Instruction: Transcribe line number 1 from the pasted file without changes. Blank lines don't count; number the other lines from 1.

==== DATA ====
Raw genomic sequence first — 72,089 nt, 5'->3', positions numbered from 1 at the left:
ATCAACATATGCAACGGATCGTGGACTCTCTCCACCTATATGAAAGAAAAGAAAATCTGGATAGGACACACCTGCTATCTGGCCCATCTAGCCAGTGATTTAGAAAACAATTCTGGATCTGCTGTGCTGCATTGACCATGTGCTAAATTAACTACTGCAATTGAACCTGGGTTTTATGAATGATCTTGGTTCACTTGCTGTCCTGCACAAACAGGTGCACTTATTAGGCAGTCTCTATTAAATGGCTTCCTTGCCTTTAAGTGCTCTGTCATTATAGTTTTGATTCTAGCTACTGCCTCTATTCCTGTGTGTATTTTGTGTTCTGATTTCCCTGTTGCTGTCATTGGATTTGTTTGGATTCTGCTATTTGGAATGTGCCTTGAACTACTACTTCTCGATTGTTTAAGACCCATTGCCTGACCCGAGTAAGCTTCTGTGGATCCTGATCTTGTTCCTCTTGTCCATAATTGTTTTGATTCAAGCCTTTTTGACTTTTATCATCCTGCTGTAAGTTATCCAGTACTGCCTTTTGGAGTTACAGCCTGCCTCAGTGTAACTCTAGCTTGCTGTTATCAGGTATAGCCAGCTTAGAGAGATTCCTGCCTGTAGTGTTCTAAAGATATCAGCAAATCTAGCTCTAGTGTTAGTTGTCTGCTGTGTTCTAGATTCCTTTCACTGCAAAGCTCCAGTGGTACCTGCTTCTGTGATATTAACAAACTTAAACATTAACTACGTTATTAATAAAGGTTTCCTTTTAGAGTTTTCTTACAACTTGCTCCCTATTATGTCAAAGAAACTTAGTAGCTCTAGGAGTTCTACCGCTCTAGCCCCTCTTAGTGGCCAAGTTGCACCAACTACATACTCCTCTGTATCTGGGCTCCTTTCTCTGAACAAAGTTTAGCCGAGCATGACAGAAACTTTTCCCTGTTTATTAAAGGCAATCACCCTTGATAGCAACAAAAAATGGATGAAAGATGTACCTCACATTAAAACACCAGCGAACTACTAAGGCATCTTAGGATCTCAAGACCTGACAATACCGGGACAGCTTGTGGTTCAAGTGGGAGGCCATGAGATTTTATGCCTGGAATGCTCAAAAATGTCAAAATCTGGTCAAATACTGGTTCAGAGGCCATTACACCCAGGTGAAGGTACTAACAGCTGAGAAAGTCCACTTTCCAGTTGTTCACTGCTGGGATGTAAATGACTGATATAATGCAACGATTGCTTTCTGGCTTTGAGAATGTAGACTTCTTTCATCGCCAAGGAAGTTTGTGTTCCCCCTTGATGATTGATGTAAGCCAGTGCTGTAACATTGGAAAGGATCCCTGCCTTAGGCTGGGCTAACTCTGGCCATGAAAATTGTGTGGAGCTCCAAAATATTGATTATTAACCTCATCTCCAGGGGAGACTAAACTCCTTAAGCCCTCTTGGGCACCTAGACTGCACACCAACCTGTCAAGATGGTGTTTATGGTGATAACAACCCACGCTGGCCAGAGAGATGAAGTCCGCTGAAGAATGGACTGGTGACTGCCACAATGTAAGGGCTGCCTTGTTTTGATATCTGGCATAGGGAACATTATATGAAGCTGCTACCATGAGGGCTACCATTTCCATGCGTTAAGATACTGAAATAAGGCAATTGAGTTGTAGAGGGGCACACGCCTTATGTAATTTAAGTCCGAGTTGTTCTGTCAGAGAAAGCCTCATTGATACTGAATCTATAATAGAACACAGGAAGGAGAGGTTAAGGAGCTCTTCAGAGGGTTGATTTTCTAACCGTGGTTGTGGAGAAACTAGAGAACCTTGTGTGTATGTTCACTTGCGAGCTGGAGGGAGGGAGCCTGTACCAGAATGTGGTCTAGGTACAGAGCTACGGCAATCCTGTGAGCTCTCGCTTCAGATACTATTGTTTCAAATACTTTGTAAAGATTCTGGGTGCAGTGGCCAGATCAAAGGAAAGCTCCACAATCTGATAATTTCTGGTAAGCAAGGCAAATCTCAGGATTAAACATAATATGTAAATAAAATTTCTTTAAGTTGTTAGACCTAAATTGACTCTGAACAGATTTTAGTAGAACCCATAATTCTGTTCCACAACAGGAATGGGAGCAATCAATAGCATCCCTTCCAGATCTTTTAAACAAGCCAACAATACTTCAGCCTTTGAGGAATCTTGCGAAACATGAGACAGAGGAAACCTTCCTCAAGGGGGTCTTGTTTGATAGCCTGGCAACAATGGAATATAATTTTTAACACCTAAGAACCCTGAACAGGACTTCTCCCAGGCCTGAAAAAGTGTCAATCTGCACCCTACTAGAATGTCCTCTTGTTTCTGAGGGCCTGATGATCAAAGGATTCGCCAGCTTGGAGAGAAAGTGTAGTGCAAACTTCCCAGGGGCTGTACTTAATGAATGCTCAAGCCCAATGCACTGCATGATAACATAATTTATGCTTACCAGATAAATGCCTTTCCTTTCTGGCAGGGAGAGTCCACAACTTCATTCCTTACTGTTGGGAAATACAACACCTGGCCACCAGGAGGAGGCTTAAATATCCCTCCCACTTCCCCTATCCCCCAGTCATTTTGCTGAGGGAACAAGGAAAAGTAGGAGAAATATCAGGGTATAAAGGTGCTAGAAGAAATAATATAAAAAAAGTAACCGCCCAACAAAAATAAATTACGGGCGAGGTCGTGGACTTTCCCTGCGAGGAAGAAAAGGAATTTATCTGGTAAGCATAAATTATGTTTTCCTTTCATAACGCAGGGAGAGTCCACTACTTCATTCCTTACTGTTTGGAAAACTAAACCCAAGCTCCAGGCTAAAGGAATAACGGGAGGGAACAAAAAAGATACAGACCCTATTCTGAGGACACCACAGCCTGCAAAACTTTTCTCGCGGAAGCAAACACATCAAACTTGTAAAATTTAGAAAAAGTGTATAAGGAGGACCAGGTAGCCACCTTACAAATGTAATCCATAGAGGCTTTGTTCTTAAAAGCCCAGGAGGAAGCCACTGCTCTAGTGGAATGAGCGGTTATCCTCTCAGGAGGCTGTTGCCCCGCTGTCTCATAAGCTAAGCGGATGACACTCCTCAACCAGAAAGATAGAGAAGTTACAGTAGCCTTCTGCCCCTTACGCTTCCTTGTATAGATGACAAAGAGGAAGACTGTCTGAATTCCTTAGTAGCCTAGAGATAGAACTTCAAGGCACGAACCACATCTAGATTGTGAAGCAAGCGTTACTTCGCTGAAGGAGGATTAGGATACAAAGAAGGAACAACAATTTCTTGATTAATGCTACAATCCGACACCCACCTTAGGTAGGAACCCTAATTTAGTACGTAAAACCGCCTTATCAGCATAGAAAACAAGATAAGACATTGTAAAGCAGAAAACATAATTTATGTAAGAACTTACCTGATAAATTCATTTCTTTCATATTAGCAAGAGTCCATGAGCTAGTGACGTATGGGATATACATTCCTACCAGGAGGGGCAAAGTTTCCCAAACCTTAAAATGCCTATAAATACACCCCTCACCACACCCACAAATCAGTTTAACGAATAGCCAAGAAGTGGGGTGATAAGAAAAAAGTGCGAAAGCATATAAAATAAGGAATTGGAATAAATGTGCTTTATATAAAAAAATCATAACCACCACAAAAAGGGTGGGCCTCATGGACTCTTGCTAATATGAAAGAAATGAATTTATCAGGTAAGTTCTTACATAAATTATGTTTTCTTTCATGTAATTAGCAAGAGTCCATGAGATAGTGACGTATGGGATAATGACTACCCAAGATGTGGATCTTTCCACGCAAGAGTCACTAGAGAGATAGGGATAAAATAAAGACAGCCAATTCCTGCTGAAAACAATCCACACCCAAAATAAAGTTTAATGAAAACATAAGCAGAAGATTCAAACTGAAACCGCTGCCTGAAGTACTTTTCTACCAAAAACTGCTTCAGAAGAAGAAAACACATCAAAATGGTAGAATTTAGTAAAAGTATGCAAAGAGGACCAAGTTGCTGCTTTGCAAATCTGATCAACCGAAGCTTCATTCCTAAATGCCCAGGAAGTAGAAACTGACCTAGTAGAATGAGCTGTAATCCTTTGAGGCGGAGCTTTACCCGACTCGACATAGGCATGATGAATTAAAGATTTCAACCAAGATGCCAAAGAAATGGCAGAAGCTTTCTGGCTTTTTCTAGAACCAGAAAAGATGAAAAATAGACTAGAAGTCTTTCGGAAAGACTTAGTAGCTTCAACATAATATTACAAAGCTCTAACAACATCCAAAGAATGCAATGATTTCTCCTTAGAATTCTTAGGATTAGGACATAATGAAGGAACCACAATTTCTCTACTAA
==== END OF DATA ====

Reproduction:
Raw genomic sequence first — 72,089 nt, 5'->3', positions numbered from 1 at the left: